PROVIDENCE — Woonsocket Mayor Lisa Baldelli-Hunt has agreed to no longer block critics from her Facebook page as part of the settlement of a First Amendment lawsuit filed by the American Civil Liberties Union of Rhode Island, the ACLU announced Wednesday.
The ACLU filed the suit on behalf of Woonsocket residents Greg Duhamel and Thomas Dubois, who say they were blocked from commenting on the mayor’s Facebook page after they questioned or criticized her.
The lawsuit, filed in US District Court in Providence, claimed the mayor had violated their First Amendment rights to speak in a public forum and petition their government for a redress of grievances.
In settling the lawsuit, the city agreed that Duhamel and Dubois and anyone previously banned from Baldelli-Hunt’s Facebook page have now been unblocked. The city agreed that no one else will be blocked from the Facebook page “based on First Amendment-protected viewpoints expressed,” and it agreed to pay $7,000 in attorneys’ fees and court costs to the ACLU and its lawyers.
“The First Amendment wins the day, and the value of being able to question the government through free speech remains strong,” Dubois said in a statement. “I am thankful that this issue of censorship could be resolved. Government leadership can only be effective when it listens to, and values, both supporting and dissenting opinions.”
“I hope this has demonstrated that public officials should listen to the people no matter what platform they use,” Duhamel said. “Not everyone can make it to town/city meetings, not everyone has the opportunity to be heard, and when it comes to local happenings in communities, I deeply believe our elected officials ought to face the critics in the community.”
ACLU cooperating attorney David Cass said the agreement recognizes the principle that a government official’s social media account is a public forum on which “viewpoint censorship” is not allowed.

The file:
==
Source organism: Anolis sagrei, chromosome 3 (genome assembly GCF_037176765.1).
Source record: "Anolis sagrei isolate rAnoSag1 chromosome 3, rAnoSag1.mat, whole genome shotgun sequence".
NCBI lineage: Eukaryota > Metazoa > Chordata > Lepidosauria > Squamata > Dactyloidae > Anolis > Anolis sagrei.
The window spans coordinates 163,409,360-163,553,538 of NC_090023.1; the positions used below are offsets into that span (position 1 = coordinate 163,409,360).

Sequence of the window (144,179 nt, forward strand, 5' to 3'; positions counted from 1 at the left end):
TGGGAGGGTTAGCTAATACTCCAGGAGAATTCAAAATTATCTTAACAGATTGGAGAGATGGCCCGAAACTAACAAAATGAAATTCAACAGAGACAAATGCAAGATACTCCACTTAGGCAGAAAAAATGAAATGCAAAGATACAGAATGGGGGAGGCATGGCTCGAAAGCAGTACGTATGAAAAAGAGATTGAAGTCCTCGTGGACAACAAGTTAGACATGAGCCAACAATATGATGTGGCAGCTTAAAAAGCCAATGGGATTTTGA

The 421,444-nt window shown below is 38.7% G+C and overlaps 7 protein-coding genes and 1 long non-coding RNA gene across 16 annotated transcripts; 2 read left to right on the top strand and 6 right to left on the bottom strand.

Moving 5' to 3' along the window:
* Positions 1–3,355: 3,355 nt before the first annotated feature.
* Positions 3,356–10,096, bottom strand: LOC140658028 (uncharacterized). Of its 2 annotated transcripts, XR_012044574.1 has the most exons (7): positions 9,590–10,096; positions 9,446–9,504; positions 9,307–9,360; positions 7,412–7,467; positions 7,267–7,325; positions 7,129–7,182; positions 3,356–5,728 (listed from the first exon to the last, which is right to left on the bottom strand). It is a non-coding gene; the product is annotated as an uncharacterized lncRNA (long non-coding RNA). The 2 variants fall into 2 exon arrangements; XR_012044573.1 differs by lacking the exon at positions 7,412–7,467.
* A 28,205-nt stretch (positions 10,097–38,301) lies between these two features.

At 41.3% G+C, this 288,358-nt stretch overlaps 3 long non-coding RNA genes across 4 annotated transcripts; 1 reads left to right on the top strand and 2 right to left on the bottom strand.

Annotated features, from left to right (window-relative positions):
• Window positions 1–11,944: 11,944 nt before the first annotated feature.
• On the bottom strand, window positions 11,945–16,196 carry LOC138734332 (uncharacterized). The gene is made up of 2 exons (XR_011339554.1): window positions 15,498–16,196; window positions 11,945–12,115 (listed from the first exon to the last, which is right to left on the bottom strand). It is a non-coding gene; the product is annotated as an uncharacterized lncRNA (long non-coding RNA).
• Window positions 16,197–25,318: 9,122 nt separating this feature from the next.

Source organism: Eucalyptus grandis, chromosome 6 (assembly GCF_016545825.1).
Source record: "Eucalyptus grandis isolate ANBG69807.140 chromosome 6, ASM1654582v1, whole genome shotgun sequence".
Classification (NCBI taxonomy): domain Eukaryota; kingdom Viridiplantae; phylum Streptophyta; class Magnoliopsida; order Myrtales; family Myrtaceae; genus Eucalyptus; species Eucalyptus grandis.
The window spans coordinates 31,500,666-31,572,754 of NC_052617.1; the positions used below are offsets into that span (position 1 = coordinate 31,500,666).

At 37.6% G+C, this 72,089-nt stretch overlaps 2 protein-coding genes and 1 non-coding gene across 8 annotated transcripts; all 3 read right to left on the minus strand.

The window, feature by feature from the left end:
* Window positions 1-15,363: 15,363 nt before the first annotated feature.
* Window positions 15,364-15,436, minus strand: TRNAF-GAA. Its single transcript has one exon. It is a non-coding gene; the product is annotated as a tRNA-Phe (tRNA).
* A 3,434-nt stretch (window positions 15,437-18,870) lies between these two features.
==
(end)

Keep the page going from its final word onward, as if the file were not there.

“The First Amendment protections and the fundamental principles of speech, protest, and redress must be protected as technological platforms for communication advance and change the way we interact as a society,” he said.
According to the complaint, Baldelli-Hunt banned Duhamel from her Facebook page last November, after he challenged a post in which the mayor claimed credit for the building of a local skate park. She banned Dubois from the page in June after he commented on a post from the mayor, asking about construction taking place at a local park.
Earlier this month, Woonsocket City Solicitor John DeSimone told the Globe that Baldelli-Hunt considers that her personal Facebook page. “It’s not affiliated with the city at all,” he said.
And in any case, DeSimone said, the mayor has been meaning to allow Duhamel and Dubois to access the Facebook page again. “She intended to put them back on a while ago,” he said. “So it will be a moot issue.”
DeSimone could not be reached immediately Wednesday.